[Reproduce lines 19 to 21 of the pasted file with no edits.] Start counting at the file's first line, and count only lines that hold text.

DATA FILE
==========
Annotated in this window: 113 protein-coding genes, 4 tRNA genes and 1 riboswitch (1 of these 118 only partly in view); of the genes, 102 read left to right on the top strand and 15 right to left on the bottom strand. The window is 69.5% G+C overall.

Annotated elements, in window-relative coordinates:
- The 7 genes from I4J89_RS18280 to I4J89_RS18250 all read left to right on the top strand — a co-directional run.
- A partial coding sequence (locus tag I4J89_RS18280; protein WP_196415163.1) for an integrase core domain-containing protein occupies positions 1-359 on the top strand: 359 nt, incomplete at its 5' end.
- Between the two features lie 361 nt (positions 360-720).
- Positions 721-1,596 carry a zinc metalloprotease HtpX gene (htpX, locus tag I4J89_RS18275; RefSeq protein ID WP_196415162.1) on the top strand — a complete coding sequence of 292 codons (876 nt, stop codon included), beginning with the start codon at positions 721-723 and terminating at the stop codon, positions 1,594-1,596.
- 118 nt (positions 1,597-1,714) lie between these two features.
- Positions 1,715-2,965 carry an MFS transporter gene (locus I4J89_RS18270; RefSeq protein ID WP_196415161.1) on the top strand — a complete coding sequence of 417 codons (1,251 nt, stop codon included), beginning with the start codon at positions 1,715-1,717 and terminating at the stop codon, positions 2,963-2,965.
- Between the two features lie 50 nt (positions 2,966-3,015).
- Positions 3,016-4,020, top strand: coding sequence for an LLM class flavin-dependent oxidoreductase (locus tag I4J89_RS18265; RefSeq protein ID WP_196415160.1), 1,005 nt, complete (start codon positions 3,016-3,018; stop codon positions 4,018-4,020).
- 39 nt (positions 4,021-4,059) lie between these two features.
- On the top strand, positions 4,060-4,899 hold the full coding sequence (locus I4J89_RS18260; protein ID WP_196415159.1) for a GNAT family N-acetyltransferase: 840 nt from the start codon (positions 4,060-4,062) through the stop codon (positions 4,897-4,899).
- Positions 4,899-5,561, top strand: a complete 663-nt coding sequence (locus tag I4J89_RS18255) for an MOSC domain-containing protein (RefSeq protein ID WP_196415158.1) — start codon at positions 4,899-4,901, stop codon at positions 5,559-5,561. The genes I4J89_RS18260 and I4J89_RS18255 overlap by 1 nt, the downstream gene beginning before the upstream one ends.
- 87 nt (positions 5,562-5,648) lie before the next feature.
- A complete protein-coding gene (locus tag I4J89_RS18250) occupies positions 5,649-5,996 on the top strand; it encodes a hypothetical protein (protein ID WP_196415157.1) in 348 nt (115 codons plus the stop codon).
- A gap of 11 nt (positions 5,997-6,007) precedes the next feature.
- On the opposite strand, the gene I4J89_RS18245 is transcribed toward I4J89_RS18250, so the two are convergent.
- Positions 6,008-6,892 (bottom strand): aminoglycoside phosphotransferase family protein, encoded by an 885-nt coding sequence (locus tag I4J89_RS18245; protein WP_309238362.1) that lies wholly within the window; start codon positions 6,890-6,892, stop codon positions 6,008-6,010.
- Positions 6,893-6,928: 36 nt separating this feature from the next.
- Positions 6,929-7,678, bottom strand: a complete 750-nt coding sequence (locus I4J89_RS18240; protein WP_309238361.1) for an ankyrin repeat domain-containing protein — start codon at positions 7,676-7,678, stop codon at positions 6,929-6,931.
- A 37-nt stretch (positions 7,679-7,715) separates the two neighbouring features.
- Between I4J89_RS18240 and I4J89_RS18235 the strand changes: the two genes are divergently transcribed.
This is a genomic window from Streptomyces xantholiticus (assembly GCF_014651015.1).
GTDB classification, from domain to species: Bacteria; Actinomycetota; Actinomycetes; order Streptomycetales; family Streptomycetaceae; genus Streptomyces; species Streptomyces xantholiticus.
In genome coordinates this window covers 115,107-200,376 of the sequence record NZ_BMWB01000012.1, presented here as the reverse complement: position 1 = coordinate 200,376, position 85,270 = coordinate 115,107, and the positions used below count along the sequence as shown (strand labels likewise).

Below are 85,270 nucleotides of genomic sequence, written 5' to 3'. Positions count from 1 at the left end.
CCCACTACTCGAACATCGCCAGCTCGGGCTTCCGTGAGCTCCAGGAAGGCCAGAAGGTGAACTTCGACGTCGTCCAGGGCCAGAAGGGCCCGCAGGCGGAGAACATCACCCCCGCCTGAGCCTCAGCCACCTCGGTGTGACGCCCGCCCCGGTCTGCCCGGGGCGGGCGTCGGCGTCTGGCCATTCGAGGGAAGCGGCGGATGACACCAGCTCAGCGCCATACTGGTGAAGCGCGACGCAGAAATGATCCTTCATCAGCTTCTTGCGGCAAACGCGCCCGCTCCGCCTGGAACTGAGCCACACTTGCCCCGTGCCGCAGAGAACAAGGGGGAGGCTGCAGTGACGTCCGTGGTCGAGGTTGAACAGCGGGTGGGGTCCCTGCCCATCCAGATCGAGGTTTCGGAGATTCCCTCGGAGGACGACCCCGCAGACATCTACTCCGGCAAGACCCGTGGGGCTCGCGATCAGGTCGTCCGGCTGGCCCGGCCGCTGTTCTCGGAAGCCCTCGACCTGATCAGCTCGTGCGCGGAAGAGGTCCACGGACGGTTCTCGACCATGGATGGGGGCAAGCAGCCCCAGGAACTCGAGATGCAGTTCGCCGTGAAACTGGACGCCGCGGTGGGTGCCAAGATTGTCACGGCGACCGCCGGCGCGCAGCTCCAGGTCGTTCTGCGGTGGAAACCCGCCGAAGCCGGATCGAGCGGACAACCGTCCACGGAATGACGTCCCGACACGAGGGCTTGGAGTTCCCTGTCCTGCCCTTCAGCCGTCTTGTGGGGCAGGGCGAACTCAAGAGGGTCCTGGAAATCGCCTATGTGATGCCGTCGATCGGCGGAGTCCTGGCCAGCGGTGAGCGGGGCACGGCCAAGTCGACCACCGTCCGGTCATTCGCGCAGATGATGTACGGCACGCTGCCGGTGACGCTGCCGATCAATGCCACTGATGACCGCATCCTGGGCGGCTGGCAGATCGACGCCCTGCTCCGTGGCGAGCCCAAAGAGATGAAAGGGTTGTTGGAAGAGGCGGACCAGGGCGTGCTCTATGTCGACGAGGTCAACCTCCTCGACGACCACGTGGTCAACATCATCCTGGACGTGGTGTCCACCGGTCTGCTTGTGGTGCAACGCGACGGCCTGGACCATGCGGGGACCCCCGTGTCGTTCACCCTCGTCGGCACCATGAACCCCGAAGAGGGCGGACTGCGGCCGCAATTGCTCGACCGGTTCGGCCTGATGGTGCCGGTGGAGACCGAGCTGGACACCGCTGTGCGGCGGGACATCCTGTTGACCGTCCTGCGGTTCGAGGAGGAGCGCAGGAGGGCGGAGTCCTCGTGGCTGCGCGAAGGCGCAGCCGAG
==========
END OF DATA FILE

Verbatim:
- Positions 6,893-6,928: 36 nt separating this feature from the next.
- Positions 6,929-7,678, bottom strand: a complete 750-nt coding sequence (locus I4J89_RS18240; protein WP_309238361.1) for an ankyrin repeat domain-containing protein — start codon at positions 7,676-7,678, stop codon at positions 6,929-6,931.
- A 37-nt stretch (positions 7,679-7,715) separates the two neighbouring features.